The Executive Summary of All Executive Summaries

“Who am I? Why am I here?” Admiral James Stockdale uttered those words on national television, to laughter and applause among audience members, at the 1992 vice-presidential debate. They are questions worth asking ourselves every once in a while.

I’m a journalist who has spent the better part of the last three years reading thousands of scientific articles, interviewing hundreds of scientists, and pouring over many books by science-writers and writer-scientists, seeking a way to draw out the connective tissue, the dynamic, intriguing science that unifies what we think of as disparate things, but once you scratch the surface, really aren’t. As it turns out, the fastest way to learn the most about the world — climate, energy, health and industry — is through the carbon atom.

That doesn’t explain why I’m here. I’m here because I’m a fan of Joe’s good work and hope to chat with Climate Progress readers about new ideas for thinking about climate and the context in which we discuss it. Here’s one idea.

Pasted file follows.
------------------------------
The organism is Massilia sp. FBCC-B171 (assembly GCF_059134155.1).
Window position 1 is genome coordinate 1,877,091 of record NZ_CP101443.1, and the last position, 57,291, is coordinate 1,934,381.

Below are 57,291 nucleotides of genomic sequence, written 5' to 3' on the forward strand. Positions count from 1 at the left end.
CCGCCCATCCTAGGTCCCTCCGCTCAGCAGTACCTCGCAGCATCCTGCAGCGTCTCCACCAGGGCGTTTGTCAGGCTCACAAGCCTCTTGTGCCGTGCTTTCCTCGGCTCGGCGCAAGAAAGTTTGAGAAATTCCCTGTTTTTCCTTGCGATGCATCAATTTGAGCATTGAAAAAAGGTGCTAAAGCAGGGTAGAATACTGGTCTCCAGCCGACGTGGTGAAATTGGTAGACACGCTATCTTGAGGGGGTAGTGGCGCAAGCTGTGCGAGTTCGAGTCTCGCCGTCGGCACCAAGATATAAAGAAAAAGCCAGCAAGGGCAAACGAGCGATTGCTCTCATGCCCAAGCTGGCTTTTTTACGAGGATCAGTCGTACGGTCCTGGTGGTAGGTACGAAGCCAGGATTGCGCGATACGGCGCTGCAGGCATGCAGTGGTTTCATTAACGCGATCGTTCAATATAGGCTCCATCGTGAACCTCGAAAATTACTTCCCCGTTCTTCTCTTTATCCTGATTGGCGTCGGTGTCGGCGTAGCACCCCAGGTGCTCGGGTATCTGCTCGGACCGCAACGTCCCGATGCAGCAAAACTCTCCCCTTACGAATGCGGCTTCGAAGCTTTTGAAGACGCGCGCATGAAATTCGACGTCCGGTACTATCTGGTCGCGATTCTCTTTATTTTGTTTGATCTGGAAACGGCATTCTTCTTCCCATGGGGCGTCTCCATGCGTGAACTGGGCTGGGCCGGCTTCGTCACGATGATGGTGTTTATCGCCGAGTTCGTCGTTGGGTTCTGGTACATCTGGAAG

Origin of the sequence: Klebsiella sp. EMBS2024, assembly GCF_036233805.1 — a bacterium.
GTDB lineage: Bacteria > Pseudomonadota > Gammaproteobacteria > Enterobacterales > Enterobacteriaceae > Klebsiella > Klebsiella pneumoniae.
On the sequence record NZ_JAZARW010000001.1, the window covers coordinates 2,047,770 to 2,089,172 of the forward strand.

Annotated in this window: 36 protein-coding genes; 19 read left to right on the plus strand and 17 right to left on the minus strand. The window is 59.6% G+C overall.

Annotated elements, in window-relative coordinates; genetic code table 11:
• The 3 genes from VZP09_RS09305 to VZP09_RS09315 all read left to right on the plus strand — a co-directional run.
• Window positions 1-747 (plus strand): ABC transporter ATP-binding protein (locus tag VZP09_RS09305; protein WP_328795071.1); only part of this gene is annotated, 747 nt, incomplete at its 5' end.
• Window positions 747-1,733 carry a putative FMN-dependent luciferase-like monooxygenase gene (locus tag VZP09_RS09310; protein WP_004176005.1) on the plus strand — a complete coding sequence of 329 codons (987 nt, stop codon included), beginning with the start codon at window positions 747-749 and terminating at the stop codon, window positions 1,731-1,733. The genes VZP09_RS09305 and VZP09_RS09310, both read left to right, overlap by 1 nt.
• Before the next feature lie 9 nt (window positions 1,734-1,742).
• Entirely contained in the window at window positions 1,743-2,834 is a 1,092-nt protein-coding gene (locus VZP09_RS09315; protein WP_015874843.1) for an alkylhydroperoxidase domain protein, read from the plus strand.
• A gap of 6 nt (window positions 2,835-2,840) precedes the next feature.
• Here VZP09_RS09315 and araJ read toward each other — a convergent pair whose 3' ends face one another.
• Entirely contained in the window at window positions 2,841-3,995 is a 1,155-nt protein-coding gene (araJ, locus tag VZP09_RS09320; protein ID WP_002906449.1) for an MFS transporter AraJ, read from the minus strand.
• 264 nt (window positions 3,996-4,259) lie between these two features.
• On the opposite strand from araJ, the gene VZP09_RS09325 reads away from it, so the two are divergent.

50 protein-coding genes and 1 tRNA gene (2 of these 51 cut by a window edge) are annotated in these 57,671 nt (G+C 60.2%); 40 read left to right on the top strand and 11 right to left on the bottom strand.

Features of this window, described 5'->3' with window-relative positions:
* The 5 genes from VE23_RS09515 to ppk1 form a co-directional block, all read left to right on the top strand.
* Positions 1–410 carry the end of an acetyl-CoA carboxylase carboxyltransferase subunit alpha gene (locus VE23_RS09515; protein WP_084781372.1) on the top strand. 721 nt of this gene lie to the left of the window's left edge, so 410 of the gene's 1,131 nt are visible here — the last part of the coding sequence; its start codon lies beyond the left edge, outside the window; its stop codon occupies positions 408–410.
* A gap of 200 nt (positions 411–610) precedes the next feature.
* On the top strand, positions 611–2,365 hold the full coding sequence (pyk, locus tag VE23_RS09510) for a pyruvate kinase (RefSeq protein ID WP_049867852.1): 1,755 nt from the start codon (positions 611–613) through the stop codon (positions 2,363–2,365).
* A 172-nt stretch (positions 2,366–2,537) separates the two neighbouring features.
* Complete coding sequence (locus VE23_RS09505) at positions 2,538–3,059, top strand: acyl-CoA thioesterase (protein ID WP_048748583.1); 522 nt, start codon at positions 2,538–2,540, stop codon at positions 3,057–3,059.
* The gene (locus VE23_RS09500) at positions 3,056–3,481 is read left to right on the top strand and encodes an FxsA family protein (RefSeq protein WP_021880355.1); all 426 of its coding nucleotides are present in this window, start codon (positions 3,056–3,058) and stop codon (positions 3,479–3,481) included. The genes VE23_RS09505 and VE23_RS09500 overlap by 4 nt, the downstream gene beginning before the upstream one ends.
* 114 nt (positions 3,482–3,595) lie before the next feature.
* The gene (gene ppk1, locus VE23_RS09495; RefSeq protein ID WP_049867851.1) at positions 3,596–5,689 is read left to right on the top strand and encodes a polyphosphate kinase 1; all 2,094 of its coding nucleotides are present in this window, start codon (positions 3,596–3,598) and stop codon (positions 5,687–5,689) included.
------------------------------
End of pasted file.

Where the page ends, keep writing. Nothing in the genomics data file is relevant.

My house is filled with books and paper and notebooks in quantities that are difficult to order. That doesn’t include the number of peer-reviewed journal articles and electronic books you can fit on a 1 gigabyte flash memory stick. Every good nonfiction writer knows his or her job is to simplify things. We live by Occam’s Razor and by Einstein’s related dictum that everything should be made as simple as possible, but no simpler.


In that spirit, I was turning over my basement recently, looking for some interview notes (The basement is not as simple as possible). I wondered what all this research would look like condensed to two sentences. Every day reports come out — economic, scientific, predictive, retrospective, lifeless, hysterical. What would the executive summary of all executive summaries look like? With some cautious feedback from senior scientists, I think an irreducible two-sentence description of global warming comes down to this:

  1. Temperature and atmospheric carbon rise and fall together on every geological time scale.
  2. Humans are adding carbon to the atmosphere more than 100 times faster than any known precedent, heating and transforming the Earth.

— Eric R.